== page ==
All breath smells. Some smells good. Some smells bad. What we eat or drink or smoke affects the quality of our breath. That which we ingest permeates that which we exhale, whether it’s coffee or bourbon or beer, Doritos or barbeque chips, hummus or olive tapenade. Listerine, cough drops, or gum can mask a smell for a while, but the essence remains.
We read in John’s Easter appearance of Jesus to his disciples in the locked room that he breathed on them. Some have wondered, as do I, what his breath smelled like. Did it smell of death, like my Grandma’s last labored breath? Or like stale wine, all vinegary? Perhaps, he had stopped for some fish and hadn’t brushed his teeth yet. Or, did it smell like a newborn’s first breath, without any contaminates touching his lips? He was a sinless, new creation, after all.
Is there anything sweeter than a baby’s breath? I remember the smell of Miriam’s breast-milk breath. A little sour, but oh, so wonderful. Now, she is a toddler, and her mouth often exudes the aroma of peanut butter or banana. And then late at night, when she can’t sleep through the night in her crib, she cuddles with me. As she drifts off back to sleep, I lay next to her, listening to her, and smelling her breath. It smells a little like sleep and is heavier than when she was first born, but it is still pure.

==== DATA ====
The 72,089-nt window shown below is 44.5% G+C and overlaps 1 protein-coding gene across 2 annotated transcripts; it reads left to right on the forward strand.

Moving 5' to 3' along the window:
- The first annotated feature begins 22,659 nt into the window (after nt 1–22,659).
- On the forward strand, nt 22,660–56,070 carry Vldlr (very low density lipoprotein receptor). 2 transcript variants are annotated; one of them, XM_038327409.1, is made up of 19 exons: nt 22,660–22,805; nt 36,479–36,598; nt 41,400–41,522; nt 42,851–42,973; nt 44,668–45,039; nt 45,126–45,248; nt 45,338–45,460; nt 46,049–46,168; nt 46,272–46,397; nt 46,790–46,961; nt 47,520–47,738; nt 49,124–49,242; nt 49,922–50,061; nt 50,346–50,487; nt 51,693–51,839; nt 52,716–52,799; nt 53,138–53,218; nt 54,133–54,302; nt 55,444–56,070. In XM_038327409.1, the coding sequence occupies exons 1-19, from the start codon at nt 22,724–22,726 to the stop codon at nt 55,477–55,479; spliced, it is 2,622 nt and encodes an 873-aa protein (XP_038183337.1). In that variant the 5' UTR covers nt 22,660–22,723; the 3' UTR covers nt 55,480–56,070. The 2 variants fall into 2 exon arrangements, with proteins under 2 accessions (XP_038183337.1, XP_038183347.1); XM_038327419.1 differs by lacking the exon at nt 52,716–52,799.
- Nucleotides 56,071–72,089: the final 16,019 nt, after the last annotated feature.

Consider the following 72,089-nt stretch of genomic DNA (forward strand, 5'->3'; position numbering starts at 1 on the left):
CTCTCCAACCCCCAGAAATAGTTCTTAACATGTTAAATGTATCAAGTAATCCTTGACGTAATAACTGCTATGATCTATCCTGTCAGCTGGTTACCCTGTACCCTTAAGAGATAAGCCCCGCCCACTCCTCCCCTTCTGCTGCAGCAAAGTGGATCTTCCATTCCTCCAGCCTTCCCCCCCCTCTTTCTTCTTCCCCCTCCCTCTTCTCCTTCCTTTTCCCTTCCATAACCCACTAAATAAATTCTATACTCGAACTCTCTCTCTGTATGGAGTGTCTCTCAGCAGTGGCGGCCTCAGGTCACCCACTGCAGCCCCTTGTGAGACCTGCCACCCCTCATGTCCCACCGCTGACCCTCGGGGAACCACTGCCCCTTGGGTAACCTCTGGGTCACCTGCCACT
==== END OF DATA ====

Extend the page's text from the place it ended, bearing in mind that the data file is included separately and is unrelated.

Even when I am tired, I am inspired by my girl’s breath.
The word for Spirit in both Hebrew and Greek is the same word as breath. Ruah and Pneuma. Pneumonia causes labored breathing. Respiration is the act of breathing. See the “spirit” in there? When Jesus breathes on his disciples, he is giving them the Spirit. But he is also giving them new life, just as God breathed into the nostrils of the first earthling in Genesis.
Creation is an on-going process, which occurs with every new breath – yours, mine, babies, plants, and animals. God’s Spirit is blown into the world with each inhale and exhale.
What does God’s breath smell like? It might smell like a nursing home, with lives nearer to eternal rest. Or maybe an Italian restaurant, full of flavor. Perhaps it smells like fresh, cut grass after a spring rain. But really, I think the Spirit smells like peanut butter and banana. And sometimes it smells like sleep.
Former international fashion model Rev. Sarah Renfro seeks to boost the body image of young women by educating them on the myths of media and focusing on divine within. She also preaches and teaches about marriage and divorce, motherhood, ministry, and mental illness.